13. The hydraulic damper claimed in claim 1 or 2, wherein said compensating means comprises a free piston disposed movably between the lower chamber and the bottom of the tube and a pressurized gas fills the tube between the free piston and the bottom of the tube.
14. The hydraulic damper claimed in claim 1 or 2, wherein said compensating means comprises a partitioning plate positioned underneath the lower chamber and having a damping orifice, an auxiliary tube surrounds said tube defining a working space in sealing engagement and communicates with a space between the partitioning plate and the bottom end of said tube defining a working space, said auxiliary tube being charged with a pressurized gas.
US06516864 1980-06-06 1983-07-25 Simplified hydraulic damper Expired - Fee Related US4442926A (en)

Priority Applications (2)

Application Number Priority Date Filing Date Title
JP7903880U JPS573144U (en) 1980-06-06 1980-06-06
JP55-79038[U] 1980-06-06

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Cited By (12)

* Cited by examiner, † Cited by third party
Publication number Priority date Publication date Assignee Title
US4700815A (en) * 1984-01-20 1987-10-20 Quinton Hazell Plc Vehicle suspension system
US4872537A (en) * 1988-06-06 1989-10-10 Brian Warner Adjustable damper means for shock absorber
US5157987A (en) * 1986-04-18 1992-10-27 Honda Giken Kogyo Kabushiki Kaisha Tie rod device
US5370198A (en) * 1992-09-25 1994-12-06 Karpik; Gerard J. Long travel suspension for tracked vehicle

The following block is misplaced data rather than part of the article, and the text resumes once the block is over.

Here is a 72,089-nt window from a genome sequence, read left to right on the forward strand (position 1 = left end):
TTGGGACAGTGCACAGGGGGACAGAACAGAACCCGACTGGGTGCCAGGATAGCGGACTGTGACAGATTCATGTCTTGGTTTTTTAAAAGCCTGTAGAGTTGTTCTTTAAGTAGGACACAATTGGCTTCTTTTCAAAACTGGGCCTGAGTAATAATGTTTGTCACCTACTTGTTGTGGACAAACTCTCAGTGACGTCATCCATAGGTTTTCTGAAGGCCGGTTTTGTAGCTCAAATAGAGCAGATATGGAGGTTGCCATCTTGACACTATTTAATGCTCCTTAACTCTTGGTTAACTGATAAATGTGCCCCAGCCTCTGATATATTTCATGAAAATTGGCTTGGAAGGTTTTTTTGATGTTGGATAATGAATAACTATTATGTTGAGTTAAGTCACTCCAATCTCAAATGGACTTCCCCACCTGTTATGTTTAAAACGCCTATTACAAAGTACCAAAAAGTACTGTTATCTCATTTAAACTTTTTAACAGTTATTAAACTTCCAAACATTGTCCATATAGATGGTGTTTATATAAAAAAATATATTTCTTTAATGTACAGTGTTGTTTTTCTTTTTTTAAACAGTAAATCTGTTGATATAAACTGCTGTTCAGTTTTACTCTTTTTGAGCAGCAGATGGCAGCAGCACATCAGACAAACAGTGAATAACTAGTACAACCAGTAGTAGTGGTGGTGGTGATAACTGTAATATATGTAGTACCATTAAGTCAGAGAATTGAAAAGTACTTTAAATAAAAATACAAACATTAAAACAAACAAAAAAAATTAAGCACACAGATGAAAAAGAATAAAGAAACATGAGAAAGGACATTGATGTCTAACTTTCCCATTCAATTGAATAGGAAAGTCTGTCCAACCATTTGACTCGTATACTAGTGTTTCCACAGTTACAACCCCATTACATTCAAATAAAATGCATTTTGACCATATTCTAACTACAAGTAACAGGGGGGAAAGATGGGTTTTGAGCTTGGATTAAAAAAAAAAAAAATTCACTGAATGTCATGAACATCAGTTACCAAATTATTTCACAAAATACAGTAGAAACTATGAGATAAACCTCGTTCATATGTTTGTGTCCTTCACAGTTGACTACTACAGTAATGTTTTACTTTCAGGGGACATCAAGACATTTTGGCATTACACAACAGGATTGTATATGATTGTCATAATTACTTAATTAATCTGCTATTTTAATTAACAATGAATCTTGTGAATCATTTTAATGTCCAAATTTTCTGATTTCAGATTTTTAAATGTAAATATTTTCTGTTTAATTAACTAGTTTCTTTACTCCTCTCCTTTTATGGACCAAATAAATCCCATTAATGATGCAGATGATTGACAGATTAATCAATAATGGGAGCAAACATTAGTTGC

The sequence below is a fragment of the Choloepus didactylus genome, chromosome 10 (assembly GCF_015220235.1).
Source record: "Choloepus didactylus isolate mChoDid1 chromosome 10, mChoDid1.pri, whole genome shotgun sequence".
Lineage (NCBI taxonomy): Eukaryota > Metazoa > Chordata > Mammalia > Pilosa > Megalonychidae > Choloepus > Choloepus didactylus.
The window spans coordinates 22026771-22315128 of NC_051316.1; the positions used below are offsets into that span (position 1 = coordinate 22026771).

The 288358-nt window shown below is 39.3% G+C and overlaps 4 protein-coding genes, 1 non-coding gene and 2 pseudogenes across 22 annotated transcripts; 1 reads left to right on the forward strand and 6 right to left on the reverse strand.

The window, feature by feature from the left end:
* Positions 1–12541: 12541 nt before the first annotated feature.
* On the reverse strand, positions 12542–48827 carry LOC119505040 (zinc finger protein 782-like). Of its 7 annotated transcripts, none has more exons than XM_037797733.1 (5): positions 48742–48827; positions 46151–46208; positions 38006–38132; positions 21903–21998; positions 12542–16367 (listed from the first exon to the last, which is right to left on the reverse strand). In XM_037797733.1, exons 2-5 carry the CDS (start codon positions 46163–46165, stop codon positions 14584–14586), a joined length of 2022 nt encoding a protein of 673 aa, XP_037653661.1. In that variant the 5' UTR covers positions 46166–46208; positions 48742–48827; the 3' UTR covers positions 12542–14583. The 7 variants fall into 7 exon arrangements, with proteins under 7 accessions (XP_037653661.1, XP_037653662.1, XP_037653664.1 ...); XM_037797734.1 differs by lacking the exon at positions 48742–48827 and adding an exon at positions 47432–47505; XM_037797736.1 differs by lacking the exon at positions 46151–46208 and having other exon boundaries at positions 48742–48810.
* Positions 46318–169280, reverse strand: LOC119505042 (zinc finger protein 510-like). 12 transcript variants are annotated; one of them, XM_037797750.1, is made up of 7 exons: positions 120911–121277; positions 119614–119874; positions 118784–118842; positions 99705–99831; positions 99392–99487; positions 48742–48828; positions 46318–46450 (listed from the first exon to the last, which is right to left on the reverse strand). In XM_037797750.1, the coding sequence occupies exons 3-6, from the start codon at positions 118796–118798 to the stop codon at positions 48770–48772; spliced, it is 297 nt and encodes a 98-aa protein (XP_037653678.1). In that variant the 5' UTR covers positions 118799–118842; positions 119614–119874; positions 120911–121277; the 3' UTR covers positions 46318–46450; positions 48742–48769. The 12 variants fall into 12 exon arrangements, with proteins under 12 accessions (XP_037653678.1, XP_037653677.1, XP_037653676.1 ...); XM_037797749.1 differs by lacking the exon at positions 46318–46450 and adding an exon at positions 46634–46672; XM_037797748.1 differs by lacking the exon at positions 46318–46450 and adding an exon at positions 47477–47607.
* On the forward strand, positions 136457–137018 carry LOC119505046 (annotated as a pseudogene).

US5667031A (en) * 1992-09-25 1997-09-16 Polaris Industries Partners L.P. Long travel suspension for tracked vehicle
US5682966A (en) * 1994-10-07 1997-11-04 Cabrerizo-Pariente; Antonio Rear shock absorber for bicycles
US6032752A (en) * 1997-05-09 2000-03-07 Fast Action Support Team, Inc. Vehicle suspension system with variable geometry
US6357543B1 (en) 1998-12-31 2002-03-19 Formula Fast Racing Snowmobile construction
USRE38124E1 (en) 1991-12-10 2003-05-27 Bombardier Inc. Snowmobile suspension
DE102010028841A1 (en) * 2010-05-11 2011-11-17 Zf Friedrichshafen Ag Damping valve device with a multi-stage damping force
CN104514834A (en) * 2013-10-01 2015-04-15 格拉默股份有限公司 Shock absorbers
US9638280B2 (en) 2013-08-26 2017-05-02 Tenneco Automotive Operating Company Inc. Shock absorber with frequency dependent passive valve

Families Citing this family (1)

* Cited by examiner, † Cited by third party
Publication number Priority date Publication date Assignee Title
JPS59175234U (en) * 1983-05-11 1984-11-22

Citations (10)

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Publication number Priority date Publication date Assignee Title
GB767977A (en) * 1953-05-18 1957-02-13 Arie Adrianus De Koning Shock absorber
US3570635A (en) * 1967-12-11 1971-03-16 Tatsuya Takagi Oil-type vibration damper
GB1227949A (en) * 1967-10-17 1971-04-15
GB1232236A (en) * 1968-05-25 1971-05-19
US3763970A (en) * 1970-06-29 1973-10-09 R Anderson Adjustable shock absorber
DE2519372A1 (en) * 1975-04-30 1976-11-11 Tokico Ltd Hydropneumatic shock absorber with two pneumatic chambers - has floating piston to avoid excessive gas pressure when fully compressed
FR2315638A1 (en) * 1975-06-26 1977-01-21 Inst Cercetare Si Proiectare T Hydraulic shock absorber for motor vehicle - has apertured plunger at lower end of ram with spring biased disc flaps
JPS5385490A (en) * 1977-01-07 1978-07-27 Tokyo Keiki Kk Supersonic crack detecting apparatus
US4185356A (en) * 1976-12-13 1980-01-29 Oy Wartsila Ab Door closer
US4356898A (en) * 1979-11-20 1982-11-02 Maremont Corporation Valve assembly and reduced harshness shock absorber embodying the same

Patent Citations (10)

* Cited by examiner, † Cited by third party
Publication number Priority date Publication date Assignee Title
GB767977A (en) * 1953-05-18 1957-02-13 Arie Adrianus De Koning Shock absorber
GB1227949A (en) * 1967-10-17 1971-04-15